It’s no secret that family leave policies in the U.S. are lacking. Most of that conversation revolves around the lack of mandated, paid leave for mothers, with the idea of paid paternity around in the background as something to get to. However, there’s merit in also promoting paternity leave as a necessity for a variety of reasons — and for encouraging those with access to it — to actually take it.
The U.S. has a ways to go when it comes to support for new families. With no federal policy in place (making us one of the very few countries in the world not to step up and implement paid family leave), many families end up scrambling around to figure out how to recover from childbirth and take care of a newborn, all without losing their minds or their jobs. While it would be great to wake up tomorrow morning with the knowledge that the U.S. finally has a system in place like Canada or countries in Europe, unfortunately that’s not going to happen, so we need to work with what we’ve got.
Most women I know take whatever their companies will offer them, and many will often take unpaid time off under the Family and Medical Leave Act so they know their job is secure even if their income isn’t. But what about the dads? Not many fathers I know are even aware of what their company policy is when it comes to paternity leave. And for some reason (oh, hey American work culture) it’s not something that’s openly discussed in most workplaces.
My husband is a great example of this. He works for a large company and wanted to know what it offered so he’d be prepared when our son was born. His boss was flabbergasted when my husband asked. Apparently nobody had really questioned the paternity leave policy, so he didn’t know off the bat. His boss even tried to toss in a sexist/gross joke about how he’ll be begging to come back after only a couple of days home with me and the baby. Nice. In the end, the company offered him two weeks of paid paternity leave, and he ended up taking another week as paid vacation and a fourth of unpaid time under FMLA, giving him a full month off with us. But it shouldn’t have had to be that difficult to figure out.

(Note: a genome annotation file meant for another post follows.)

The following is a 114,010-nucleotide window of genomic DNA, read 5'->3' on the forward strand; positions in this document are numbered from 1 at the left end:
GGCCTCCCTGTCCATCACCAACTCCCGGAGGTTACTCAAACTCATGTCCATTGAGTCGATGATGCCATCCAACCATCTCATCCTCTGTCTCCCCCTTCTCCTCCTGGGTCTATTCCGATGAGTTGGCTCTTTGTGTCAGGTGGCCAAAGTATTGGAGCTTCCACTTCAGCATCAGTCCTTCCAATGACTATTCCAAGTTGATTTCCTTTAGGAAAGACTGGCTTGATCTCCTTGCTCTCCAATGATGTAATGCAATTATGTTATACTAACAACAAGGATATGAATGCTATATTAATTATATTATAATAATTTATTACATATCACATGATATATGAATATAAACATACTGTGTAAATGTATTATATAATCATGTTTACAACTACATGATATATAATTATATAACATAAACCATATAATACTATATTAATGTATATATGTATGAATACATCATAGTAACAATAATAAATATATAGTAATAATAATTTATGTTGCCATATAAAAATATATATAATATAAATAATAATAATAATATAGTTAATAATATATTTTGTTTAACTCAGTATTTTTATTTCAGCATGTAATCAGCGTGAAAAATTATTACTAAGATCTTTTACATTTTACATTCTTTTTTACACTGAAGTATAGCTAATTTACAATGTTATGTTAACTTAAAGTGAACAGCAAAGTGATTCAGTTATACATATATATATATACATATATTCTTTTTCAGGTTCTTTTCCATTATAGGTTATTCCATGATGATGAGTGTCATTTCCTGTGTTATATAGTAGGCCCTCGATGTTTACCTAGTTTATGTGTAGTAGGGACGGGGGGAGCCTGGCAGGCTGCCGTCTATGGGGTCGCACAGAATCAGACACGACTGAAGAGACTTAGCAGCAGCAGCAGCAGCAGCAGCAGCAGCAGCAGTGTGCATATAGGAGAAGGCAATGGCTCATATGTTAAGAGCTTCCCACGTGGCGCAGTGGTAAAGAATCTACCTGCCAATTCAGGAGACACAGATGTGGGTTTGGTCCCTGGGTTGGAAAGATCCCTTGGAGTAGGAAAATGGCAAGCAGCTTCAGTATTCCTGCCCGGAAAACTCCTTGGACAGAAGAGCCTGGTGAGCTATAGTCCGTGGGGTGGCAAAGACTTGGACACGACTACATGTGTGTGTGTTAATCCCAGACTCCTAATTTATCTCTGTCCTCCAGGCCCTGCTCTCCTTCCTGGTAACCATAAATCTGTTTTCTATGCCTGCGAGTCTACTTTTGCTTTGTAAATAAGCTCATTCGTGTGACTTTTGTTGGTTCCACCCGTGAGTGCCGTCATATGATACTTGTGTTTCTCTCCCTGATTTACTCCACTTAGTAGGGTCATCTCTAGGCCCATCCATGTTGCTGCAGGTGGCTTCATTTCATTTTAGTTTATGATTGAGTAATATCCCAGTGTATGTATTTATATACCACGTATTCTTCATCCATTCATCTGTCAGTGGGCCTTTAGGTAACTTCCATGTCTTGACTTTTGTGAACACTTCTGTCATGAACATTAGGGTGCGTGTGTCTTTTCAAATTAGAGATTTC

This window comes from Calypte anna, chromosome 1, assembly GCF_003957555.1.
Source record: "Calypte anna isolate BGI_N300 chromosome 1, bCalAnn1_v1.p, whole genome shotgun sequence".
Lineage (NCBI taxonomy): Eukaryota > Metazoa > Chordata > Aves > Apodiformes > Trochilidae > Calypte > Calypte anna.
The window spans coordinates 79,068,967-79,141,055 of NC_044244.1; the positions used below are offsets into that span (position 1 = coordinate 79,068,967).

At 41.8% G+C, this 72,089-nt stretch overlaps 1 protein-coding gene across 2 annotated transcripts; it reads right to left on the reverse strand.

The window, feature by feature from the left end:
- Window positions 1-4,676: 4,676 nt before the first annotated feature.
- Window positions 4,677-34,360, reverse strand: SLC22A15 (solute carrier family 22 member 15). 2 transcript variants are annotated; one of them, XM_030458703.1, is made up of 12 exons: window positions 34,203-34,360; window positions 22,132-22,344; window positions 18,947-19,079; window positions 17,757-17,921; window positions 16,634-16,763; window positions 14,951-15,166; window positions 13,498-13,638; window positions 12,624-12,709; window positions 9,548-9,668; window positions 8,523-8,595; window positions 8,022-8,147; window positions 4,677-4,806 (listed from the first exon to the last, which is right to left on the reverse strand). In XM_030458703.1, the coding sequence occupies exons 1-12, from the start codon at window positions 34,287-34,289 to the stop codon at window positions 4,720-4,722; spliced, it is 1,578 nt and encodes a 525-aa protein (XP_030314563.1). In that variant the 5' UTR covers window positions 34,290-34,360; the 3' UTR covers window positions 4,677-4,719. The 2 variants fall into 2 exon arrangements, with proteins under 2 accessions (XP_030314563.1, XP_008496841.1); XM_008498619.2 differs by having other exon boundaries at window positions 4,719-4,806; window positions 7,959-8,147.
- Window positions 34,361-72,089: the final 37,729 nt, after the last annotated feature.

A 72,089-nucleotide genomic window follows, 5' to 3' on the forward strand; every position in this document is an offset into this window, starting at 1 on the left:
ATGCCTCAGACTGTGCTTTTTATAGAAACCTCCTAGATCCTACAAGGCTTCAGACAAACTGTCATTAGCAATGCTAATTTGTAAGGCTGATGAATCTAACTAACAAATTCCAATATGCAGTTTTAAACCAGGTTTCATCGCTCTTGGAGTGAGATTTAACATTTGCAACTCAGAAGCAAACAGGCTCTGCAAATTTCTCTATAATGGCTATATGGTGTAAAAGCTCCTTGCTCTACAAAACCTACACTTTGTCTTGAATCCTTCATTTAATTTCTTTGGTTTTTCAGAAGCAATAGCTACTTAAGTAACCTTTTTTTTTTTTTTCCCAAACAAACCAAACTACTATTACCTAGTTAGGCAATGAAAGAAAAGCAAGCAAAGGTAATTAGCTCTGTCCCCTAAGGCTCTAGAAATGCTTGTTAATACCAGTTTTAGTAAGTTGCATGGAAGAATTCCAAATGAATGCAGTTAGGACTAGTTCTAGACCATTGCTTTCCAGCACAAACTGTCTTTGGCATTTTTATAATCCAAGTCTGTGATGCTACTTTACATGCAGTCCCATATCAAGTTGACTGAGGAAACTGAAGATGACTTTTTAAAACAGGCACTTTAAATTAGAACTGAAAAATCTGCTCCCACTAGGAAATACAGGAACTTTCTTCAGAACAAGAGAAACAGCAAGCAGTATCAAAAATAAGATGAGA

When men start taking full advantage of their paternity leave, it sends a couple of messages:
1. We actually value family, and it’s not just lip service.
2. Family is not synonymous with “women’s work.”
And yet, even around the world, men are still resistant to taking leave. The U.K. has a generous family leave policy, and yet less than 10 percent of new fathers take the two weeks statutory leave provided for them! Many men say it goes against the work culture, and they don’t want to be looked down upon for taking the leave that is due to them. While some women have these thoughts as well, this definitely seems to be something that men struggle with more often.
For the well-being of mothers, fathers, kids and families, we need to not only work on getting maternity leave here in this country, but paternity leave as well. We need to show families that we care about them, and not just half of them.